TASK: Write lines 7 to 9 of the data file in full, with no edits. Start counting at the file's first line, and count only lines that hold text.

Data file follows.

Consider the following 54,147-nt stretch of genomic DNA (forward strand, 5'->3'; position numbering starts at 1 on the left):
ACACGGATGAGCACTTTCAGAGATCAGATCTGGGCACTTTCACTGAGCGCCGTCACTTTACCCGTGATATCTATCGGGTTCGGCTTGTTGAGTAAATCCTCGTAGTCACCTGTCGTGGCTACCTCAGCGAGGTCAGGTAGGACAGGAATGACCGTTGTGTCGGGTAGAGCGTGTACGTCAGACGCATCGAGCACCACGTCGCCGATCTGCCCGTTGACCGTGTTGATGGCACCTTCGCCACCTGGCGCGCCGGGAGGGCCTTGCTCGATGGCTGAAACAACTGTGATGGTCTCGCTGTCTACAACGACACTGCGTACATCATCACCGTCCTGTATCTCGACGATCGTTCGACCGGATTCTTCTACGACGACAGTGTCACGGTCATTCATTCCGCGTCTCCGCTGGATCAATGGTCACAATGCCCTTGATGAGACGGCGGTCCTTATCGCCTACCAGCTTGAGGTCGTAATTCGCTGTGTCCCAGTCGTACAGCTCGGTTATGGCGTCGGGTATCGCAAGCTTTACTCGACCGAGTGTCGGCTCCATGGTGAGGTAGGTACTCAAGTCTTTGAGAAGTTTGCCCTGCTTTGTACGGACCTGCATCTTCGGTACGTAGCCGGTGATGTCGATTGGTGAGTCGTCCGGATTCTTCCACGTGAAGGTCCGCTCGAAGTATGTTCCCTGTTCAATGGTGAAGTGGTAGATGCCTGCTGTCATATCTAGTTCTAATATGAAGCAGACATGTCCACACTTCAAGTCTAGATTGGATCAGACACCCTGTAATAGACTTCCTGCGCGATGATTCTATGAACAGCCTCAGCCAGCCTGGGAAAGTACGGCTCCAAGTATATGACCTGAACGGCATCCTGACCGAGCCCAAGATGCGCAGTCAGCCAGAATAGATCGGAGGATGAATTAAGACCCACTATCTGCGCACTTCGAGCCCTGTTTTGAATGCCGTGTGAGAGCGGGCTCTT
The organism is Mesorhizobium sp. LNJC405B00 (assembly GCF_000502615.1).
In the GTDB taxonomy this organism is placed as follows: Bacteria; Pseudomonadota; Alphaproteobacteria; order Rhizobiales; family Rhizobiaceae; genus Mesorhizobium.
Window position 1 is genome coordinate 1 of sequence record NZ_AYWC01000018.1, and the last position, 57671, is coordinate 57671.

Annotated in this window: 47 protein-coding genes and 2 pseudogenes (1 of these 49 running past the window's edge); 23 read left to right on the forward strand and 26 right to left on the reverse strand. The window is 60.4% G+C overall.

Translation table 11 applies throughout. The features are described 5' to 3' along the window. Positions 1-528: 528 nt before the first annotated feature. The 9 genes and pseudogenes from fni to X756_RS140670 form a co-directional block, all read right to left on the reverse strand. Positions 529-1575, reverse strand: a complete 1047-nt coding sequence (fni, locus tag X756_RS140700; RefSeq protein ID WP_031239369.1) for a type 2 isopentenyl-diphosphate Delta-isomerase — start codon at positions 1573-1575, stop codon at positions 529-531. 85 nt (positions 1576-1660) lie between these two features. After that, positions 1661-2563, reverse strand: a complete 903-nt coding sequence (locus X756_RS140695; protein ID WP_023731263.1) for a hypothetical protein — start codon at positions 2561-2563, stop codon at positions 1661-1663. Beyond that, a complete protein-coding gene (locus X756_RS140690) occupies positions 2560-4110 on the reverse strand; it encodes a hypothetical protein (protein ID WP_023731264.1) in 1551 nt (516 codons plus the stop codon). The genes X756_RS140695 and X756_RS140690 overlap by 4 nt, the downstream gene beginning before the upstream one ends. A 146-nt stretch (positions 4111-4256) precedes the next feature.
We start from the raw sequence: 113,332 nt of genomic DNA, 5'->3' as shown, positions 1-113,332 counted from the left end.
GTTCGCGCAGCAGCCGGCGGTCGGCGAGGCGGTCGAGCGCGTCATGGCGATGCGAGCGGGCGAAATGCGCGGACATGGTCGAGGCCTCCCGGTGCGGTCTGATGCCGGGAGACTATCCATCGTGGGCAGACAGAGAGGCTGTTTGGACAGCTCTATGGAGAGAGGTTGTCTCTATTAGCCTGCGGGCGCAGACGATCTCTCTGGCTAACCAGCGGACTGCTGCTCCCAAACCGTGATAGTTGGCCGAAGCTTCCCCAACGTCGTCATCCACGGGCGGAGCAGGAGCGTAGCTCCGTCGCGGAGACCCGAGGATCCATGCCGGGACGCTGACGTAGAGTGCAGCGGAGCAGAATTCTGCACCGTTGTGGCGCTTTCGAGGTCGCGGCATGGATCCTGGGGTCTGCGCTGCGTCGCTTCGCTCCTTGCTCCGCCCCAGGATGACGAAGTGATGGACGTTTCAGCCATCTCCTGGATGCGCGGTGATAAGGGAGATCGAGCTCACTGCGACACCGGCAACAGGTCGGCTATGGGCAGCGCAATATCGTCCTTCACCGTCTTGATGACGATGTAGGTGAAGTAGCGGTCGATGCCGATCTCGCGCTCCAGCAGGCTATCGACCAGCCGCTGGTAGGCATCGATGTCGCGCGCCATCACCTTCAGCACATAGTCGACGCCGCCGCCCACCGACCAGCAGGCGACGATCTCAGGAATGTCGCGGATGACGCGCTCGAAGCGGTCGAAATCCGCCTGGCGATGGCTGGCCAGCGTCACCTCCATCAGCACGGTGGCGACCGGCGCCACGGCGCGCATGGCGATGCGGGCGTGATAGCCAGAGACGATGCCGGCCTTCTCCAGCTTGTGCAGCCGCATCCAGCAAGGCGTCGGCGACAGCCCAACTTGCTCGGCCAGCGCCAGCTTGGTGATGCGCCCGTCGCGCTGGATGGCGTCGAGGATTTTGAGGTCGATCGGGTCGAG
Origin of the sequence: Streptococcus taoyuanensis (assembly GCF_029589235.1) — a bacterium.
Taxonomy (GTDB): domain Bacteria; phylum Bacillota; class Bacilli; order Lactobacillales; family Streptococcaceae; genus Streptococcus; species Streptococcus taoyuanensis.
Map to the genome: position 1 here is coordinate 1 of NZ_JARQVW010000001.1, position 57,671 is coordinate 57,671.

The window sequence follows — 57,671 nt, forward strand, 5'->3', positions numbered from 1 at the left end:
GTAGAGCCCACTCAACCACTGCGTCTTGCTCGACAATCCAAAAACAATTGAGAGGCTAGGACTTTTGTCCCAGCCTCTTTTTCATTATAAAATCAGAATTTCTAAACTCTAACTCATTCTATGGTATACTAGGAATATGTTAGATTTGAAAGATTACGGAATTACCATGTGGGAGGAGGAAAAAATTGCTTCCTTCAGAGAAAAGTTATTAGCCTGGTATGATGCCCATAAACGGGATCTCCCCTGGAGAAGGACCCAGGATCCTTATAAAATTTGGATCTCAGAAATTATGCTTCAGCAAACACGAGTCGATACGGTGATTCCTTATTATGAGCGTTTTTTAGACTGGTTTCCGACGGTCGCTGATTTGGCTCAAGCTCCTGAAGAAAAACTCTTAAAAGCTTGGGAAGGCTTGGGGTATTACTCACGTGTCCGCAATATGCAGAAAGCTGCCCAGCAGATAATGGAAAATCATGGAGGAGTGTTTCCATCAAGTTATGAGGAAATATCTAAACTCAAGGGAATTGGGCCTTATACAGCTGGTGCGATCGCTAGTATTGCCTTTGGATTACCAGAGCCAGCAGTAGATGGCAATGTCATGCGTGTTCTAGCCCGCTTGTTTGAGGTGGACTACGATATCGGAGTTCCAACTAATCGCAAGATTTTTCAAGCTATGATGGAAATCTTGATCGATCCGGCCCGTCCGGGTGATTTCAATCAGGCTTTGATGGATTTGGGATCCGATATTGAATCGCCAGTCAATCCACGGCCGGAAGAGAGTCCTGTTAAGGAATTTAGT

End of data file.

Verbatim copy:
Translation table 11 applies throughout. The features are described 5' to 3' along the window. Positions 1-528: 528 nt before the first annotated feature. The 9 genes and pseudogenes from fni to X756_RS140670 form a co-directional block, all read right to left on the reverse strand. Positions 529-1575, reverse strand: a complete 1047-nt coding sequence (fni, locus tag X756_RS140700; RefSeq protein ID WP_031239369.1) for a type 2 isopentenyl-diphosphate Delta-isomerase — start codon at positions 1573-1575, stop codon at positions 529-531. 85 nt (positions 1576-1660) lie between these two features. After that, positions 1661-2563, reverse strand: a complete 903-nt coding sequence (locus X756_RS140695; protein ID WP_023731263.1) for a hypothetical protein — start codon at positions 2561-2563, stop codon at positions 1661-1663. Beyond that, a complete protein-coding gene (locus X756_RS140690) occupies positions 2560-4110 on the reverse strand; it encodes a hypothetical protein (protein ID WP_023731264.1) in 1551 nt (516 codons plus the stop codon). The genes X756_RS140695 and X756_RS140690 overlap by 4 nt, the downstream gene beginning before the upstream one ends. A 146-nt stretch (positions 4111-4256) precedes the next feature.
We start from the raw sequence: 113,332 nt of genomic DNA, 5'->3' as shown, positions 1-113,332 counted from the left end.
GTTCGCGCAGCAGCCGGCGGTCGGCGAGGCGGTCGAGCGCGTCATGGCGATGCGAGCGGGCGAAATGCGCGGACATGGTCGAGGCCTCCCGGTGCGGTCTGATGCCGGGAGACTATCCATCGTGGGCAGACAGAGAGGCTGTTTGGACAGCTCTATGGAGAGAGGTTGTCTCTATTAGCCTGCGGGCGCAGACGATCTCTCTGGCTAACCAGCGGACTGCTGCTCCCAAACCGTGATAGTTGGCCGAAGCTTCCCCAACGTCGTCATCCACGGGCGGAGCAGGAGCGTAGCTCCGTCGCGGAGACCCGAGGATCCATGCCGGGACGCTGACGTAGAGTGCAGCGGAGCAGAATTCTGCACCGTTGTGGCGCTTTCGAGGTCGCGGCATGGATCCTGGGGTCTGCGCTGCGTCGCTTCGCTCCTTGCTCCGCCCCAGGATGACGAAGTGATGGACGTTTCAGCCATCTCCTGGATGCGCGGTGATAAGGGAGATCGAGCTCACTGCGACACCGGCAACAGGTCGGCTATGGGCAGCGCAATATCGTCCTTCACCGTCTTGATGACGATGTAGGTGAAGTAGCGGTCGATGCCGATCTCGCGCTCCAGCAGGCTATCGACCAGCCGCTGGTAGGCATCGATGTCGCGCGCCATCACCTTCAGCACATAGTCGACGCCGCCGCCCACCGACCAGCAGGCGACGATCTCAGGAATGTCGCGGATGACGCGCTCGAAGCGGTCGAAATCCGCCTGGCGATGGCTGGCCAGCGTCACCTCCATCAGCACGGTGGCGACCGGCGCCACGGCGCGCATGGCGATGCGGGCGTGATAGCCAGAGACGATGCCGGCCTTCTCCAGCTTGTGCAGCCGCATCCAGCAAGGCGTCGGCGACAGCCCAACTTGCTCGGCCAGCGCCAGCTTGGTGATGCGCCCGTCGCGCTGGATGGCGTCGAGGATTTTGAGGTCGATCGGGTCGAG